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for eating 5 bags of crisps and a big bag of haribos every day?

(92 Posts)
NCJunkBinge Sun 27-Jan-13 20:16:19

I'm worried what this is doing to my health

I'm eating at least 150g (1 large bag/5 small packets) of crisps every day.
Then a big bag of haribos (200g) (not quite every day but) 4 or 5 times a week.
Then there's the chocolate biscuits, other sweets etc.

Apart from all this, my diet is very healthy - I eat loads of veg and wholesome food, small amount of alcohol. I'm on the lower end of a healthy bmi so my weight isn't an issue. But I'm worried about the long term implications of eating like this. I know it's not normal! But it's got to the point where I can't help myself anymore blush.

AIBU eating like this? Does it matter as long as you're not overweight?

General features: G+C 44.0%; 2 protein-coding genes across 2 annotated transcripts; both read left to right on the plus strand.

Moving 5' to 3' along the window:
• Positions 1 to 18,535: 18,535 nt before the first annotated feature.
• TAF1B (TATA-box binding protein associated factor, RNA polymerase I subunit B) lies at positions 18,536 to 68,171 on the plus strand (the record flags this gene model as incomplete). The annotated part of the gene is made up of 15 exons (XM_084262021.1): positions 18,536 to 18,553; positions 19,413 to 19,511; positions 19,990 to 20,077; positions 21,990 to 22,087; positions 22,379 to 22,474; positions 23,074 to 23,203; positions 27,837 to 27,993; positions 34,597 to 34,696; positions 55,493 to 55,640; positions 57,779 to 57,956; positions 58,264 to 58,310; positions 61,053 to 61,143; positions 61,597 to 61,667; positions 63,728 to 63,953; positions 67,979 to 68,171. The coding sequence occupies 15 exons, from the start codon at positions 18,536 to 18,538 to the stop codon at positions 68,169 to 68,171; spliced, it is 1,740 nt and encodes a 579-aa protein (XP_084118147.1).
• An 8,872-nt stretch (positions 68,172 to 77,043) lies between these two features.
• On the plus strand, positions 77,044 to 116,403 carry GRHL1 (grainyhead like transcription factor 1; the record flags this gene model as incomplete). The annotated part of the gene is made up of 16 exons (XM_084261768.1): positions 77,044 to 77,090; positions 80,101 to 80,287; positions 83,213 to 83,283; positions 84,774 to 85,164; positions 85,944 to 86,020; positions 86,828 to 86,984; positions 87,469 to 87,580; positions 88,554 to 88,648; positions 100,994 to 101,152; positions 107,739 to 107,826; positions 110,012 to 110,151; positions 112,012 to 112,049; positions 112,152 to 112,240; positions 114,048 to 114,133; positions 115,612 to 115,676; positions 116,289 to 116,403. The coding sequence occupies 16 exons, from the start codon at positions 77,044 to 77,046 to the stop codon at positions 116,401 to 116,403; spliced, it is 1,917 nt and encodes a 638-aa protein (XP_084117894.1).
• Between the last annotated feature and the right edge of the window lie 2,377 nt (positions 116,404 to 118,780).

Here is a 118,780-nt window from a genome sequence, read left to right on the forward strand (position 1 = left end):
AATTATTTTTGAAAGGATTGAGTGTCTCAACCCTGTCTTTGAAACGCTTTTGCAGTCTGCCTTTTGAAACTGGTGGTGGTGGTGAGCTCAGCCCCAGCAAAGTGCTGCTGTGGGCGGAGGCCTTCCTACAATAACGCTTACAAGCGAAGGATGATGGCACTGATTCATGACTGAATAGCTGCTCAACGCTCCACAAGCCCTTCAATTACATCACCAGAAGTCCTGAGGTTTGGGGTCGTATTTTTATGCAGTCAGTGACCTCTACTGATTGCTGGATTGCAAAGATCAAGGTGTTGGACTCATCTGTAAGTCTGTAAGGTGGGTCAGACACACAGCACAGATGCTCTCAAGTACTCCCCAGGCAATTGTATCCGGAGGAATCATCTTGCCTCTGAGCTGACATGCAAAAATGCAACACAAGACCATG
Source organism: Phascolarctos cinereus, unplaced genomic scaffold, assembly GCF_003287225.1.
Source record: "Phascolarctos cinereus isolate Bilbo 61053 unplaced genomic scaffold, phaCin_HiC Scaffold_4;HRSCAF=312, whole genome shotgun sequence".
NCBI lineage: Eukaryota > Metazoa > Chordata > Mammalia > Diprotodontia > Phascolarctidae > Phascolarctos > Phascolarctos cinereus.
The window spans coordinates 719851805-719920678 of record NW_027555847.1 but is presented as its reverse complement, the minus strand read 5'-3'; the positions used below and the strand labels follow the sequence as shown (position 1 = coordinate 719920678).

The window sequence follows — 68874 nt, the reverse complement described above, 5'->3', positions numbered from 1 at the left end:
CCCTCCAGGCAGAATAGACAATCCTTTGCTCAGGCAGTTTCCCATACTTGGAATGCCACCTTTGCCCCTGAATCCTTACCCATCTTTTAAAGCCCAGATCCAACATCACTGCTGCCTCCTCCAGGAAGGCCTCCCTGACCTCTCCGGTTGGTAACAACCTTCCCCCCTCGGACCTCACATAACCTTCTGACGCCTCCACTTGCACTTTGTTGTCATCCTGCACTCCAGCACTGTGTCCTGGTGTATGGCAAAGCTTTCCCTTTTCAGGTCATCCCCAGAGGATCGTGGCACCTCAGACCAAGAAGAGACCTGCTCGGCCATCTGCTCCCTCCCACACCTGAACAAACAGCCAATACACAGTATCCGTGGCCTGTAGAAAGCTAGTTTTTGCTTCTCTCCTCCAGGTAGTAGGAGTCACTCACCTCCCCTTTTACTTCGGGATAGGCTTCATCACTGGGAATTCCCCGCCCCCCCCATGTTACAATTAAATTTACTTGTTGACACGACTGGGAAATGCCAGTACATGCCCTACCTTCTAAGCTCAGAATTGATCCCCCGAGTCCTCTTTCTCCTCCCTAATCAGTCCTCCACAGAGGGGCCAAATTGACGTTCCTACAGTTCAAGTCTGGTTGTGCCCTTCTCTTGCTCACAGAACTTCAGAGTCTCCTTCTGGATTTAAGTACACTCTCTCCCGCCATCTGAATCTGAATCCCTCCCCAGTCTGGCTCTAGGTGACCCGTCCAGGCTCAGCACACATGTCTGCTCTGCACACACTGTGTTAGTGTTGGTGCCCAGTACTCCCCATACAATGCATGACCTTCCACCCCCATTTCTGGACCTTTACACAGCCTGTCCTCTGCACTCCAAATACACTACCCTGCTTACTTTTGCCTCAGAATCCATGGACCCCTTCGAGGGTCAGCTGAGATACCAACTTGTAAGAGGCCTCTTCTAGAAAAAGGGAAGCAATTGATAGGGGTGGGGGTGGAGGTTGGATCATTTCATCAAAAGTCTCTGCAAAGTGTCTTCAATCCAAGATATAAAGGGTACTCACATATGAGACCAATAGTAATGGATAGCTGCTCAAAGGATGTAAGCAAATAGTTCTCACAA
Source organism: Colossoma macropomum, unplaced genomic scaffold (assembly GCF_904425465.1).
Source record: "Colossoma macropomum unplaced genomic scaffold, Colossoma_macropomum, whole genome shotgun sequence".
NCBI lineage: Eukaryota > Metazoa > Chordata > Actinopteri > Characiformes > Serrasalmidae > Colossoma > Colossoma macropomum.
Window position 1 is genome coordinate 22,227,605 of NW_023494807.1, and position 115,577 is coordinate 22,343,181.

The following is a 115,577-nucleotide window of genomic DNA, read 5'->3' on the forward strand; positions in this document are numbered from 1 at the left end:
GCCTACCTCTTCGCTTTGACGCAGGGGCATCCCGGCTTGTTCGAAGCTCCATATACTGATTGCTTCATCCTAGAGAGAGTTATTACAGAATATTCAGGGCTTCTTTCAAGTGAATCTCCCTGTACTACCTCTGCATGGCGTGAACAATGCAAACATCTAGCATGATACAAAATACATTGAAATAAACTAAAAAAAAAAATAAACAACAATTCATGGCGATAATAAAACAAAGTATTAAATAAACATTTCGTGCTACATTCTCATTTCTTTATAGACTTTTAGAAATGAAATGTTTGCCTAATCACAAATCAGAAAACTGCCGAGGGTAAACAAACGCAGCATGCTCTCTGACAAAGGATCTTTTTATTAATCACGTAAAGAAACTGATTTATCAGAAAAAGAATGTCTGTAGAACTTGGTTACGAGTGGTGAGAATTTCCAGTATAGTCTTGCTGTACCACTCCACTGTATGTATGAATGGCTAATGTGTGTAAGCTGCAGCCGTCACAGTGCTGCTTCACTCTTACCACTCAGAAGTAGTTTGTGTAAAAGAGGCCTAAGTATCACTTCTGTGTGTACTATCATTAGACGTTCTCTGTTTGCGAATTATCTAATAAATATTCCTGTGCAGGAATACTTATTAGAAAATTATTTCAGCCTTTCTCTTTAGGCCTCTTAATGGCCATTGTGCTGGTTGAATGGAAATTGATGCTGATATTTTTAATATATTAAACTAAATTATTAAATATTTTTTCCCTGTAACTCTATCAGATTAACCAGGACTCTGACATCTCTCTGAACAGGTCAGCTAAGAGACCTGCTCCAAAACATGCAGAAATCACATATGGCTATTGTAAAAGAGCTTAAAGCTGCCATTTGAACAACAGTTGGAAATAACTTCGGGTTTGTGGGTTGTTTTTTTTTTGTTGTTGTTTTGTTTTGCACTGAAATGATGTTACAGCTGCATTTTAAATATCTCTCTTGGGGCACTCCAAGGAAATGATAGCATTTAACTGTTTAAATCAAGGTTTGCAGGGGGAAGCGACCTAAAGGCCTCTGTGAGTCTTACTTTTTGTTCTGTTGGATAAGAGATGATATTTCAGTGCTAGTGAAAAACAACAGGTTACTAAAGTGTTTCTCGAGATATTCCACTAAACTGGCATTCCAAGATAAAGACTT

NCJunkBinge Sun 27-Jan-13 22:06:32

Eanair - I'm eating like this because I'm tired and stressed looking after the DCs, it helps me get through the day and it gives me something to look forward to when they're all in bed. My DH helps me with them but we receive no other help and we're finding it very hard. This is my way of treating myself. I don't treat myself any other way (little time, money etc). If I don't have this in my day I feel terribly deprived, and tend to compensate by drinking more alcohol.

PiratePete Yes I am BFing but only twice a day now, but tbh I was the same before I got pregnant. I have a massive appetite normally, portion-wise my meals have always been the same as DHs.

AlmostFifty - how old was your brother when he was diagnosed with diabetes?

I'd love to just stop, but I don't feel that I can.